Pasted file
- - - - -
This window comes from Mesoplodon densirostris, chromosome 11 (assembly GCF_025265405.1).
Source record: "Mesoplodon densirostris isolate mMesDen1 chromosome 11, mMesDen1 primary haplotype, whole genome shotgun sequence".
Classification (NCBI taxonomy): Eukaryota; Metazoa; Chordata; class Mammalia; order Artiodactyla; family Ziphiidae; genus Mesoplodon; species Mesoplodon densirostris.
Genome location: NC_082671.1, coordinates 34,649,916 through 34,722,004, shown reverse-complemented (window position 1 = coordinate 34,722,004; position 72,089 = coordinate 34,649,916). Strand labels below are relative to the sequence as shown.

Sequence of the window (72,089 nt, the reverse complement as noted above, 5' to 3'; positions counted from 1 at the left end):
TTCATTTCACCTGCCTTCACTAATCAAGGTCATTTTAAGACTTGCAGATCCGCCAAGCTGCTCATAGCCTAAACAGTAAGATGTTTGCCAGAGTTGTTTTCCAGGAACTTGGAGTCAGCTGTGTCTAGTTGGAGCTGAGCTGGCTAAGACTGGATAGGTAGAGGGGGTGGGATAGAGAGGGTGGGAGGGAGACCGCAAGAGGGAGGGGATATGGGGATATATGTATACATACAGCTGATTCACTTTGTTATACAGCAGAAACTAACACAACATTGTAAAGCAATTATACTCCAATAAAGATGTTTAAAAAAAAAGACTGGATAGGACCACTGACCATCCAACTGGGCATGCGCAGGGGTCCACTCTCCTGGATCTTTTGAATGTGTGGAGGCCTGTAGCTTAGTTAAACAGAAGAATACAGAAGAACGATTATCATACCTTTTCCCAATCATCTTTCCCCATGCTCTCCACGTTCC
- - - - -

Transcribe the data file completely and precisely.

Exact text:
This window comes from Mesoplodon densirostris, chromosome 11 (assembly GCF_025265405.1).
Source record: "Mesoplodon densirostris isolate mMesDen1 chromosome 11, mMesDen1 primary haplotype, whole genome shotgun sequence".
Classification (NCBI taxonomy): Eukaryota; Metazoa; Chordata; class Mammalia; order Artiodactyla; family Ziphiidae; genus Mesoplodon; species Mesoplodon densirostris.
Genome location: NC_082671.1, coordinates 34,649,916 through 34,722,004, shown reverse-complemented (window position 1 = coordinate 34,722,004; position 72,089 = coordinate 34,649,916). Strand labels below are relative to the sequence as shown.

Sequence of the window (72,089 nt, the reverse complement as noted above, 5' to 3'; positions counted from 1 at the left end):
TTCATTTCACCTGCCTTCACTAATCAAGGTCATTTTAAGACTTGCAGATCCGCCAAGCTGCTCATAGCCTAAACAGTAAGATGTTTGCCAGAGTTGTTTTCCAGGAACTTGGAGTCAGCTGTGTCTAGTTGGAGCTGAGCTGGCTAAGACTGGATAGGTAGAGGGGGTGGGATAGAGAGGGTGGGAGGGAGACCGCAAGAGGGAGGGGATATGGGGATATATGTATACATACAGCTGATTCACTTTGTTATACAGCAGAAACTAACACAACATTGTAAAGCAATTATACTCCAATAAAGATGTTTAAAAAAAAAGACTGGATAGGACCACTGACCATCCAACTGGGCATGCGCAGGGGTCCACTCTCCTGGATCTTTTGAATGTGTGGAGGCCTGTAGCTTAGTTAAACAGAAGAATACAGAAGAACGATTATCATACCTTTTCCCAATCATCTTTCCCCATGCTCTCCACGTTCC